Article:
”One must remember that Muslims have permanently lived in Finland since the late 19th century and significant cultural clashes have been avoided during this long period of coexistence.”
In the end, the rebuttal complains that the right experts were not consulted:
”While writing the article, it would have been nice to hear the views of Finnish Muslims, Islamic organizations and scholars of Islam regarding the subject.”
It is easy to imagine what these opinions would have been. Islam is ”diverse” and there are divergent opinions on the issue. Also the Quran tells the Muslim to respect all living beings and not be unnecessarily cruel to them.
On the other hand, the website of the biggest Islamic organization in Finland Helsinki Islam Keskus provides a link to Islam Questions and Answers website. Through this link it is easy to see the islamic view of dogs. By reading those articles it is possible to conclude that the original article in Koiramme magazine did not distort Islamic teachings and did not have significant factual errors. The view provided in the article was factually accurate, but it only failed to gloss over the facts with platitudes about peaceful coexistence, benefits of diversity and the incredibly positive impact of the Islamic culture.
Needless to say, this type of article would never have been published anywhere in the mainstream media. This tells that there are fringes in the media that have not yet been polluted by political correctness and excessive sensitivity to minorities.
The publishers of Koiramme magazine were not prosecuted for inciting hatred or disturbing religious worship. However, there is one story related to freedom of speech in Finland that deserves a mention.
Marko ”Fobba” Forss is a Finnish police officer best know for his work in the internet and social media. He has been selected Policeman of the year in 2011.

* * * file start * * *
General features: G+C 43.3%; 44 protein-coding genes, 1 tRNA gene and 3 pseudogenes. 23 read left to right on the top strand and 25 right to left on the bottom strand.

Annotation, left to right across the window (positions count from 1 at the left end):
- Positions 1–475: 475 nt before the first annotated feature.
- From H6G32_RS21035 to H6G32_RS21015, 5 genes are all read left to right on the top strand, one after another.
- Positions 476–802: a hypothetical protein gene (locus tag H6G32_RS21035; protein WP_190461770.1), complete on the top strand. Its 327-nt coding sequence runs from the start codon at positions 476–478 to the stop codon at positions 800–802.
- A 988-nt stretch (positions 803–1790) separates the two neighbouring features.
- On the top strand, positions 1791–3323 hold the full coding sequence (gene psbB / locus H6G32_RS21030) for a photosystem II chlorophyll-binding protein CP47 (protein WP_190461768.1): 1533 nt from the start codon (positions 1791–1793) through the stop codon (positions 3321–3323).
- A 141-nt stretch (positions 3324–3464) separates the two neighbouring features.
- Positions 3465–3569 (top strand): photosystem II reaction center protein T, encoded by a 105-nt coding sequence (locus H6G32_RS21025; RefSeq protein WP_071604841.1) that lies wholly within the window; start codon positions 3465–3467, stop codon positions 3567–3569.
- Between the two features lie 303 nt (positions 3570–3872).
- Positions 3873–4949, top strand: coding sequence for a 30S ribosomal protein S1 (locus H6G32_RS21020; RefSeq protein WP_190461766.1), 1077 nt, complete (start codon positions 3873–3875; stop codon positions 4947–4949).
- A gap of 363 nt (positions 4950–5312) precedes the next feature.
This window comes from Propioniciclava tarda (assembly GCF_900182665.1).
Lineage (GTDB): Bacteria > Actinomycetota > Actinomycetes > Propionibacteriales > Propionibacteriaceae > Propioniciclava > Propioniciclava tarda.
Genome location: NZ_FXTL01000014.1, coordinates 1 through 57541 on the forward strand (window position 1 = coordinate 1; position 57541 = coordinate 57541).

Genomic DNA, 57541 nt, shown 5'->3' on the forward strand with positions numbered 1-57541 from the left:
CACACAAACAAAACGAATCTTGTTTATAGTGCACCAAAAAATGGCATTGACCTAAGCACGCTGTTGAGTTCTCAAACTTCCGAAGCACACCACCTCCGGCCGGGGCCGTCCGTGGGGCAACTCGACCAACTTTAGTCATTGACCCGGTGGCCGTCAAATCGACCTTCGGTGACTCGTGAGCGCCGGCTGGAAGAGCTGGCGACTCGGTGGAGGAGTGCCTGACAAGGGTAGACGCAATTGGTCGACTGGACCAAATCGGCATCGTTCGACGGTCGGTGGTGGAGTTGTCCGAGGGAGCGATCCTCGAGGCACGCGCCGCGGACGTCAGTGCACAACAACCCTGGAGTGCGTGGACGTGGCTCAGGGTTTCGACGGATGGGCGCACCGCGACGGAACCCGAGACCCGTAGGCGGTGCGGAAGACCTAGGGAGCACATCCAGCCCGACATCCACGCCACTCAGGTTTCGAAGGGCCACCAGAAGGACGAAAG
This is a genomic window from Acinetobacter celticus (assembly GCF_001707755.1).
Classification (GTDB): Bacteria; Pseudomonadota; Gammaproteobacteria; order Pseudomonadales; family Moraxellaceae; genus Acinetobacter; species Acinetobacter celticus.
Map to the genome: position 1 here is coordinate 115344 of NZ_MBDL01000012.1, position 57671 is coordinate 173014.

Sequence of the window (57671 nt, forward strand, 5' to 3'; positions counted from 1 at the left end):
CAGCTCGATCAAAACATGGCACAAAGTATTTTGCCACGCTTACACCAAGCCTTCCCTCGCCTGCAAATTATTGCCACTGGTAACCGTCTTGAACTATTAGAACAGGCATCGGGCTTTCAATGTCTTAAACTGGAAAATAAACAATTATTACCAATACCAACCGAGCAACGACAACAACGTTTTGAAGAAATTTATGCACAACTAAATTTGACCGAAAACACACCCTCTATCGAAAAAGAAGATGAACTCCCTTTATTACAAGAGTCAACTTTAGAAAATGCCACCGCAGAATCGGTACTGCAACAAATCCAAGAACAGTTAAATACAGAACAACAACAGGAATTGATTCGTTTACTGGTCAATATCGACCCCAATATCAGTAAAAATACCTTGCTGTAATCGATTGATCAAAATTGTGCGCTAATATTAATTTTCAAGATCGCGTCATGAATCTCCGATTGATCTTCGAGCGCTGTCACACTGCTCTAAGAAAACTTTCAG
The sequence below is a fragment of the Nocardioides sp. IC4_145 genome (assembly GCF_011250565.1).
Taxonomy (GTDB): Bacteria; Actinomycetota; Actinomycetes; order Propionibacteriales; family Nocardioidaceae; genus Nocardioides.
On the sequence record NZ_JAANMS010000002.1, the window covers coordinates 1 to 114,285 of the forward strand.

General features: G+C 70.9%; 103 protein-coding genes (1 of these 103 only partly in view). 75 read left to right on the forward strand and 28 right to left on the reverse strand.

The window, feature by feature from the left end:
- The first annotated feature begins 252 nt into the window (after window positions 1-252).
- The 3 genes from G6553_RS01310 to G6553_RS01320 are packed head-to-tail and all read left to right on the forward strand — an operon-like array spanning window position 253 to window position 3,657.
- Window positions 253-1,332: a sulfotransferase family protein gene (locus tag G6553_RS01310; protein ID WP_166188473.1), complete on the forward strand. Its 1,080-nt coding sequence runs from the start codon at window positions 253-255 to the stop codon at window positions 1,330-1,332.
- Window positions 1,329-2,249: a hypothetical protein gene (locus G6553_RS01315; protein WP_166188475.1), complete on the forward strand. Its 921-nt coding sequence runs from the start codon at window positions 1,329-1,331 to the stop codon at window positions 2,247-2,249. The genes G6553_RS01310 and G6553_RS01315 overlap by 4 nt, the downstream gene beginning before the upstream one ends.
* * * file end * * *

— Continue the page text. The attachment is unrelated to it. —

A commentator wrote in an immigration critical Hommaforum website in a thread about the Koiramme magazine article:
”A dog is worth less than a human being. I own a dog. It’s an excellent companion, but it still has to be shown his place in the flock. A dog can be compared to muslims: ”If you don’t show them their place, they start causing disturbance and may, at worst, be dangerous to outsiders.”
The content of the statement are roughly the same as expressed in this hilariously funny video also published in Tundratabloids. However, the comment at Hommaforum website prompted the internet cop Forss to act. He contacted the author of the message and told him to remove the posting. Forss had contacted State prosecutor’s office for consultation and received the information that the comment was a borderline case that could lead to prosecution.
The case illustrates how strictly the hate speech laws are enforced in Finland. It also tells us about the possible future direction of hate speech law enforcement. The ”freedom of speech crimes” will no longer be prosecuted in court. Instead, the internet cop will issue a drive-by verdict scaring the hapless commentator or site administrator to remove the comment.
Last but not least, if the widely acclaimed internet cop cannot tell when a comment is criminal without resorting to legal consultation, how can an ordinary internet user be expected to know when he or she steps over the line? The laws concerning hate speech are vague and something tells me that this is intentional.